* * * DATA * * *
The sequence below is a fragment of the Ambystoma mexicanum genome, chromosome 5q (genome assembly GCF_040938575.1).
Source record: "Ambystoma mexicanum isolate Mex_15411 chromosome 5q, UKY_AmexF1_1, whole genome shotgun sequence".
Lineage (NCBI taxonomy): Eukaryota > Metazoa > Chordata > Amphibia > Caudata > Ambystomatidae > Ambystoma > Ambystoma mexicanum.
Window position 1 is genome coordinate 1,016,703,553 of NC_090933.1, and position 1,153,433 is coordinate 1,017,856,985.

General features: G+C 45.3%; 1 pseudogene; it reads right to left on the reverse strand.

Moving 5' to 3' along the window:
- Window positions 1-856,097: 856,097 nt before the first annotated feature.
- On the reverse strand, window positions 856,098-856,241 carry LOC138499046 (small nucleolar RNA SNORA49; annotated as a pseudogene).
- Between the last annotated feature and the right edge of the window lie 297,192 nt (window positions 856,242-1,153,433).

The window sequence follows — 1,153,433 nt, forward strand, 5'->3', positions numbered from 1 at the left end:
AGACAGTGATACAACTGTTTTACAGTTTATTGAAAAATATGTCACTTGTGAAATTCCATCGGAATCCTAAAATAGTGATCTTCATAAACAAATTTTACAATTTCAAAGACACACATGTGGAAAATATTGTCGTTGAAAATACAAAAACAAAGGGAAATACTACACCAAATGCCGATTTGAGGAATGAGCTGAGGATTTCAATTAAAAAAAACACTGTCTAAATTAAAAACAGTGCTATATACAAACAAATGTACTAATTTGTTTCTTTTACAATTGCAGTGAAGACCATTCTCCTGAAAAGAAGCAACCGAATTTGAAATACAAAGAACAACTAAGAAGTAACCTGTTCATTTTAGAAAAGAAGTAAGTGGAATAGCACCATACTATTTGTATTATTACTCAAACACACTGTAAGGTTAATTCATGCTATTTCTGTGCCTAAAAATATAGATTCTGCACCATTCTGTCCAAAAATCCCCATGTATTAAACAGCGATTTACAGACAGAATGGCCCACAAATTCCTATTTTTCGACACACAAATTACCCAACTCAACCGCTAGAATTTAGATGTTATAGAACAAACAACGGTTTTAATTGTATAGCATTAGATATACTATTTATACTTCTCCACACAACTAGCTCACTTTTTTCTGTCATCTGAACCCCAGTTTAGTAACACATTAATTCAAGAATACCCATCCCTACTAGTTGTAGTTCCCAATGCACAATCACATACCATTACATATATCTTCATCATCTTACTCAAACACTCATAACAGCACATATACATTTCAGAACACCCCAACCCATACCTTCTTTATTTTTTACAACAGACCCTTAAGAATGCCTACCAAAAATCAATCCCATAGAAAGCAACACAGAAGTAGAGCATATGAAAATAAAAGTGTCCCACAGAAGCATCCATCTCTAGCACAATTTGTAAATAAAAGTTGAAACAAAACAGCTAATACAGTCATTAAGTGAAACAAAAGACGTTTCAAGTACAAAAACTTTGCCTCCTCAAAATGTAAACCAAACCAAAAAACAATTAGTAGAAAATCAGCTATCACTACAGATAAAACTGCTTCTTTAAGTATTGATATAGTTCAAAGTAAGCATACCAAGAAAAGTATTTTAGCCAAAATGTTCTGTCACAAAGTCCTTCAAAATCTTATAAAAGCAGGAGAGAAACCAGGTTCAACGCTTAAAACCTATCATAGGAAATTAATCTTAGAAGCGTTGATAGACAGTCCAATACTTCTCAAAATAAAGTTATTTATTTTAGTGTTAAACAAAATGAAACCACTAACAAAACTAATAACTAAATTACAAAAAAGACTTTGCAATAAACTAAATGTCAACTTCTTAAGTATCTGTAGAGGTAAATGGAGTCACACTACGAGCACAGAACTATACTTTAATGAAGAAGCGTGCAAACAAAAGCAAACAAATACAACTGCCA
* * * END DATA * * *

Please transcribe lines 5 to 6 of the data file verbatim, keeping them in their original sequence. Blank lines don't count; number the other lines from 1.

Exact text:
General features: G+C 45.3%; 1 pseudogene; it reads right to left on the reverse strand.

Moving 5' to 3' along the window: